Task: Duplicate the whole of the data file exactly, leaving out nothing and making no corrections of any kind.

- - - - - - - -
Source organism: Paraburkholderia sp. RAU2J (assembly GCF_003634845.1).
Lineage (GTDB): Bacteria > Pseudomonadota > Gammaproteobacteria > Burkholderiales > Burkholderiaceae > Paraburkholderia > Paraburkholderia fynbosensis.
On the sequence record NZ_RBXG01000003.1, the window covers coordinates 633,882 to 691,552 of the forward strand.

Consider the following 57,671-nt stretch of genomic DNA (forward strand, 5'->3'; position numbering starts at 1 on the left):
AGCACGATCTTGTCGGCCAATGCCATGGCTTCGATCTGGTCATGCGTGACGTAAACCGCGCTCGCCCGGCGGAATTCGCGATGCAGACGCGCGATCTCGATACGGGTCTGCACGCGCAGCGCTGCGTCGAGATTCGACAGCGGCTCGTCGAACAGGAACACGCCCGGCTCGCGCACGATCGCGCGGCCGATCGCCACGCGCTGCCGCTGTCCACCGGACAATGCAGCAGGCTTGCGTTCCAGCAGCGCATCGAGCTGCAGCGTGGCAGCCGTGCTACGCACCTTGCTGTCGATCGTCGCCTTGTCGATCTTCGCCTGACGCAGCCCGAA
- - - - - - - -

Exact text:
Source organism: Paraburkholderia sp. RAU2J (assembly GCF_003634845.1).
Lineage (GTDB): Bacteria > Pseudomonadota > Gammaproteobacteria > Burkholderiales > Burkholderiaceae > Paraburkholderia > Paraburkholderia fynbosensis.
On the sequence record NZ_RBXG01000003.1, the window covers coordinates 633,882 to 691,552 of the forward strand.

Consider the following 57,671-nt stretch of genomic DNA (forward strand, 5'->3'; position numbering starts at 1 on the left):
AGCACGATCTTGTCGGCCAATGCCATGGCTTCGATCTGGTCATGCGTGACGTAAACCGCGCTCGCCCGGCGGAATTCGCGATGCAGACGCGCGATCTCGATACGGGTCTGCACGCGCAGCGCTGCGTCGAGATTCGACAGCGGCTCGTCGAACAGGAACACGCCCGGCTCGCGCACGATCGCGCGGCCGATCGCCACGCGCTGCCGCTGTCCACCGGACAATGCAGCAGGCTTGCGTTCCAGCAGCGCATCGAGCTGCAGCGTGGCAGCCGTGCTACGCACCTTGCTGTCGATCGTCGCCTTGTCGATCTTCGCCTGACGCAGCCCGAA